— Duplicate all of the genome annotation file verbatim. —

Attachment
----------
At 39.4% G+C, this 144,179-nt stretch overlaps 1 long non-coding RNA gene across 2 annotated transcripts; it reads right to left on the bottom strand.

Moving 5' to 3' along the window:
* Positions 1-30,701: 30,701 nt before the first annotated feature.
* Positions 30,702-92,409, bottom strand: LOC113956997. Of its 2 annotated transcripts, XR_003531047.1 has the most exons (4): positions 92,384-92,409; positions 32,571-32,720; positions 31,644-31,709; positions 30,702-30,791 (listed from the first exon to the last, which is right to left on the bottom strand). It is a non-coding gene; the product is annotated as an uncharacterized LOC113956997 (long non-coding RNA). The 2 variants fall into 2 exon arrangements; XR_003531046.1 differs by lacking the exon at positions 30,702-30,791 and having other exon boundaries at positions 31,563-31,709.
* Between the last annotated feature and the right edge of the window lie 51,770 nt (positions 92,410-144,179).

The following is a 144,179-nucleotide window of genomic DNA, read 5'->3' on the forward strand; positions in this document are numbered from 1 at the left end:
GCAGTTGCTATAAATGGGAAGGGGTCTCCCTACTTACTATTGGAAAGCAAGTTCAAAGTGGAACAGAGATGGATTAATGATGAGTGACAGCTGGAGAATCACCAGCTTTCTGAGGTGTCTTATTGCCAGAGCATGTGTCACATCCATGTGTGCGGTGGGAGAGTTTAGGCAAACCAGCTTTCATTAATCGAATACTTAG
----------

At 39.4% G+C, this 144,179-nt stretch overlaps 1 long non-coding RNA gene across 2 annotated transcripts; it reads right to left on the bottom strand.

Moving 5' to 3' along the window:
* Positions 1-30,701: 30,701 nt before the first annotated feature.
* Positions 30,702-92,409, bottom strand: LOC113956997. Of its 2 annotated transcripts, XR_003531047.1 has the most exons (4): positions 92,384-92,409; positions 32,571-32,720; positions 31,644-31,709; positions 30,702-30,791 (listed from the first exon to the last, which is right to left on the bottom strand). It is a non-coding gene; the product is annotated as an uncharacterized LOC113956997 (long non-coding RNA). The 2 variants fall into 2 exon arrangements; XR_003531046.1 differs by lacking the exon at positions 30,702-30,791 and having other exon boundaries at positions 31,563-31,709.
* Between the last annotated feature and the right edge of the window lie 51,770 nt (positions 92,410-144,179).

The following is a 144,179-nucleotide window of genomic DNA, read 5'->3' on the forward strand; positions in this document are numbered from 1 at the left end:
GCAGTTGCTATAAATGGGAAGGGGTCTCCCTACTTACTATTGGAAAGCAAGTTCAAAGTGGAACAGAGATGGATTAATGATGAGTGACAGCTGGAGAATCACCAGCTTTCTGAGGTGTCTTATTGCCAGAGCATGTGTCACATCCATGTGTGCGGTGGGAGAGTTTAGGCAAACCAGCTTTCATTAATCGAATACTTAG